Taraji P. Henson has a long resume of TV and movie gigs, the most visible of which is Shug in Hustle and Flow and as Pam in Tyler Perry's The Family That Preys. But her breakthrough role might just be her upcoming turn in the epic drama The Curious Case of Benjamin Button, to be released Christmas Day.
Henson plays Queenie, a compassionate woman who takes in an abandoned, misshapen baby and chooses to love him when others turn away in horror. That baby turns out to be Benjamin Button (Brad Pitt), a child born as an old man who is aging backwards. As caregiver of a large home for the elderly in New Orleans at the close of World War I, Queenie divides her time between shepherding her charges to their final journey and raising the castaway child. As an adult, Benjamin travels around the world and finds love—but his center, his home, is always with Queenie, his adopted mother.
A woman of faith, Queenie is best summed up by her line when she finds the child, who she believes will not live long, "He's still one of God's children," she says.
Henson, mother to a 14-year-old son and a former special education teacher, doesn't project the usual glossy Hollywood exterior. In a conversation with CT Movies, she is free and frank, talking with animation about her work, her father's death, and her view of life.
Queenie is one of the most life-affirming, positive characters we've seen onscreen for a long time. What drew you to this role?
Taraji P. Henson: That's what intrigued me most about Queenie, her ability to love unconditionally. I hope everyone has had the joy and the privilege to love in that way. When you love like that, race doesn't matter, disability, it all goes out the window. Because of that passion, that love, that throb, that heartbeat—that is the driving force. She was able to see past color, she was able to see past his exterior. Queenie was used to taking in the unwanted.
I think she believes she was put on this earth to give every human, no matter what their circumstances, unconditional love. If she couldn't have her own kids, she could definitely give it to other people.
You lost your father recently, and you've said you experienced some healing through this film.
Henson: I just needed this film. Losing my dad, talk about not seeing something coming. I was in the height of [promoting] Hustle and Flow; I was in a photo shoot and I get a call, and they tell me they found a growth on his liver.
This character [Queenie] that deals with death, that's all she knows. I experienced my father dying in front of me, while I was in the room—I think something in him knew I was strong enough to handle it. I think in some ways it lined up that way because God was sending me this script [for Benjamin Button]. This project forced me to deal with my father's death. I couldn't run, I couldn't hide. I had to deal with it.
Talk about the circle of life. My dad was there to witness me take my first breath, and I was there to witness him take his last. I'm honored and I'm blessed. I think he accomplished a lot and instilled a lot in me, and because of that, I was able to bring Queenie to life.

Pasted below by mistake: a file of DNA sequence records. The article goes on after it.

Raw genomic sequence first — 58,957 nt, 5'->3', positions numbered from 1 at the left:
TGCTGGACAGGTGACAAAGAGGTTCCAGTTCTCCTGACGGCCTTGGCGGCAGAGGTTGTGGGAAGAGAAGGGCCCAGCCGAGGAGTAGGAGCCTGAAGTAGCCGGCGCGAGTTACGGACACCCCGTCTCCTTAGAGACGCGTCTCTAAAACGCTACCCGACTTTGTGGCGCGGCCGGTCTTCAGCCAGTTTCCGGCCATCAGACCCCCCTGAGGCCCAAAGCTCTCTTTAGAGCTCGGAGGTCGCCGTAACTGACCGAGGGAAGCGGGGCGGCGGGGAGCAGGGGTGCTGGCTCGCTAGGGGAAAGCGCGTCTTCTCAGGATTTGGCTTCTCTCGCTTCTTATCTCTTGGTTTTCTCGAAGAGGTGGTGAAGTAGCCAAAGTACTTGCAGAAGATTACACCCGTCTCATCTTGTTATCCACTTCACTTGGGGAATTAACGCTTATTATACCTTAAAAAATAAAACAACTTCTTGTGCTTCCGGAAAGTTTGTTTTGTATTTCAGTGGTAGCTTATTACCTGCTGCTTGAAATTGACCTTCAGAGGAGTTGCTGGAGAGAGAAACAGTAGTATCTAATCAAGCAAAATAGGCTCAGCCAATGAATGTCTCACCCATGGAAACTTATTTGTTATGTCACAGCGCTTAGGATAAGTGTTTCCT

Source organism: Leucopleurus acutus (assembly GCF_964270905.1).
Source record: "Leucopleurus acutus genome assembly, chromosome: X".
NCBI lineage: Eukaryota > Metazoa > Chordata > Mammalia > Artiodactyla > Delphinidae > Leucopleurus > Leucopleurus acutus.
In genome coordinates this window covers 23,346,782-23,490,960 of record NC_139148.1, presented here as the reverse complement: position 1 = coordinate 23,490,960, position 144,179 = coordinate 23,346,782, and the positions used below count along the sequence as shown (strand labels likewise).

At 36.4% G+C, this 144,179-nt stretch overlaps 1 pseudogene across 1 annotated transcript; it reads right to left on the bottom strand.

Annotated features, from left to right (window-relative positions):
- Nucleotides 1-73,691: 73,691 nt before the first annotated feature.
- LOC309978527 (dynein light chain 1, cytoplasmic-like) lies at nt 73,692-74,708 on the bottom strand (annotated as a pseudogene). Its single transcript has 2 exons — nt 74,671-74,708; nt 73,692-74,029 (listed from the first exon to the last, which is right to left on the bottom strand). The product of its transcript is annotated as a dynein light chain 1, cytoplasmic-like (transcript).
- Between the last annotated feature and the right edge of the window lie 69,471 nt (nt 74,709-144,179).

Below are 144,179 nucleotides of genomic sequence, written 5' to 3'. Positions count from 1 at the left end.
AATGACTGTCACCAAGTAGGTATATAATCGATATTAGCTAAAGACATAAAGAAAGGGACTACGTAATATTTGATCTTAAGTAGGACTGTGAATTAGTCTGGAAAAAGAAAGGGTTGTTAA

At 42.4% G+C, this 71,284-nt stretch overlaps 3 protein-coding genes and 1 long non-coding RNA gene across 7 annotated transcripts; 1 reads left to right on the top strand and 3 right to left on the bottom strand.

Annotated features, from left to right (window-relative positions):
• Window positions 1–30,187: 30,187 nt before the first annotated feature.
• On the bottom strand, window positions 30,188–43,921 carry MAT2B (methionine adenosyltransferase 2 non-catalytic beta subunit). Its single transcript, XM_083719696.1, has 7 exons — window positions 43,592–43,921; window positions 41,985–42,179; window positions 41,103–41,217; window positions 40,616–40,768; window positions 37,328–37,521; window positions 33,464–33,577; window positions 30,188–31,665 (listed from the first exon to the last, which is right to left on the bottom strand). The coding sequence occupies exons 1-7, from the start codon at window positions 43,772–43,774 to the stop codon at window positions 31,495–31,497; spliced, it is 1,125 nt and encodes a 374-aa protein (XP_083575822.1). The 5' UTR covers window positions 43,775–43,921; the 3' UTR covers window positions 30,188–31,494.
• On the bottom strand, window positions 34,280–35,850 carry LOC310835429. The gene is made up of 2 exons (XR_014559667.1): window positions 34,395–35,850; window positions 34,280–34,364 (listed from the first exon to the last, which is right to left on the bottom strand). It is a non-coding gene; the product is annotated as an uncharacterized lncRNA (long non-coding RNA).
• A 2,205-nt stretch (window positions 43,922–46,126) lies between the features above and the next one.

Your character has such a deep compassion, unconditional love. She is also a character of faith. Do you see a connection?
Henson: Absolutely. I think she's driven by spirit. When she first sees Benjamin, she knows that baby ended up on her doorstep for a reason. She knew right away that it was her calling to raise that child. She couldn't have her own children, but instead of taking the low road in life—"God, why did this happen to me?"—she still was able to find her purpose. God's love is unconditional. He loves me at my ugliest moments. And Queenie is the embodiment of that, and that's what drove me to the character.
The movie has such a soft and warm treatment of race, especially with Queenie. Can you discuss that element?
Henson: I don't think race was something that any of us felt like we had to deal with [in this film]. If you know history, you know what was going on in America in the early 1900s. But love supersedes it. And I think that's what we were all interested in. I think that's what's so beautiful about Queenie. She finds the joy in even the darkest moments.
That says a lot about life. I don't care whether you're going backwards or forward, life is not easy. There's no roadmap. You gotta figure it out as you go. But I think unwavering faith is what gets you through those dark moments. It's what got me. I moved out to LA with $700 in my pocket and a toddler and a whole lot of faith. So I'm a living testimony. Faith pays off.
You said what actors do is a spiritual process. Elaborate on that a bit.
Henson: You're allowing these characters to use your body as a vessel. And I say "spiritual" because we affect people through these characters. And the only way to really affect people is if you live that character's truth. Meaning when I play Queenie, Taraji has to disappear. I don't know if I have it in me to do some of the things that Queenie had to do. You really have to meditate and open yourself up and allow the character to speak to you. And you can't judge the characters. Because if I judge my character, then the audience will judge. They will have no place to empathize.
In the movie, there's so much about wisdom of older people. Is there somebody in your life that spoke wisdom to you?
Henson: Oh, so many people. My father was full of these little gems of advice and wisdom. Certainly my grandparents. So many people, people I meet on the street. Sometimes somebody I just pass in a restaurant. They'll say something and it will just stick. My 14-year-old son; I'm like, "Kid, have you been here before?" When 9/11 happened, he saved me from a nervous breakdown. You never know how the wisdom is going to come or how God is going to send it.
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